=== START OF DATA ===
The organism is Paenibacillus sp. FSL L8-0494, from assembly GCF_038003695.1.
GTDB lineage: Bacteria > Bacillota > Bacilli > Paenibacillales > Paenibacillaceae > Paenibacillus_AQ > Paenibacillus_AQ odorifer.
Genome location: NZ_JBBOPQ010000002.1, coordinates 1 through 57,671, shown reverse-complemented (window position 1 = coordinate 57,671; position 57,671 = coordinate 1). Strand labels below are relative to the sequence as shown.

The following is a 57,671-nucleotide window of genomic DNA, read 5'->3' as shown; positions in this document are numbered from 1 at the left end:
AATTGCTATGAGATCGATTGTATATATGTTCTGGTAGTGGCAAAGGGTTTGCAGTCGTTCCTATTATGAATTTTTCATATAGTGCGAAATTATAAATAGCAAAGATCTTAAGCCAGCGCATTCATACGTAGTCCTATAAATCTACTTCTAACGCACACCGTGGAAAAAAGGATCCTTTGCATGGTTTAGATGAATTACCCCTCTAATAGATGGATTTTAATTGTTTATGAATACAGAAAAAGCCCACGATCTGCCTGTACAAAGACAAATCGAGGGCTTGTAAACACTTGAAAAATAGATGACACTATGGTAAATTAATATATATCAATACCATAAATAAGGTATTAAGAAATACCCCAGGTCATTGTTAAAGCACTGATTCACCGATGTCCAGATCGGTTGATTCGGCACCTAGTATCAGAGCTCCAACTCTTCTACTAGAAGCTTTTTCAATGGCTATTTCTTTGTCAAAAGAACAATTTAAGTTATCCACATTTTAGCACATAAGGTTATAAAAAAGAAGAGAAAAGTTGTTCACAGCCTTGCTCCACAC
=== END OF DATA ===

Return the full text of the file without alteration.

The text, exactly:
The organism is Paenibacillus sp. FSL L8-0494, from assembly GCF_038003695.1.
GTDB lineage: Bacteria > Bacillota > Bacilli > Paenibacillales > Paenibacillaceae > Paenibacillus_AQ > Paenibacillus_AQ odorifer.
Genome location: NZ_JBBOPQ010000002.1, coordinates 1 through 57,671, shown reverse-complemented (window position 1 = coordinate 57,671; position 57,671 = coordinate 1). Strand labels below are relative to the sequence as shown.

The following is a 57,671-nucleotide window of genomic DNA, read 5'->3' as shown; positions in this document are numbered from 1 at the left end:
AATTGCTATGAGATCGATTGTATATATGTTCTGGTAGTGGCAAAGGGTTTGCAGTCGTTCCTATTATGAATTTTTCATATAGTGCGAAATTATAAATAGCAAAGATCTTAAGCCAGCGCATTCATACGTAGTCCTATAAATCTACTTCTAACGCACACCGTGGAAAAAAGGATCCTTTGCATGGTTTAGATGAATTACCCCTCTAATAGATGGATTTTAATTGTTTATGAATACAGAAAAAGCCCACGATCTGCCTGTACAAAGACAAATCGAGGGCTTGTAAACACTTGAAAAATAGATGACACTATGGTAAATTAATATATATCAATACCATAAATAAGGTATTAAGAAATACCCCAGGTCATTGTTAAAGCACTGATTCACCGATGTCCAGATCGGTTGATTCGGCACCTAGTATCAGAGCTCCAACTCTTCTACTAGAAGCTTTTTCAATGGCTATTTCTTTGTCAAAAGAACAATTTAAGTTATCCACATTTTAGCACATAAGGTTATAAAAAAGAAGAGAAAAGTTGTTCACAGCCTTGCTCCACAC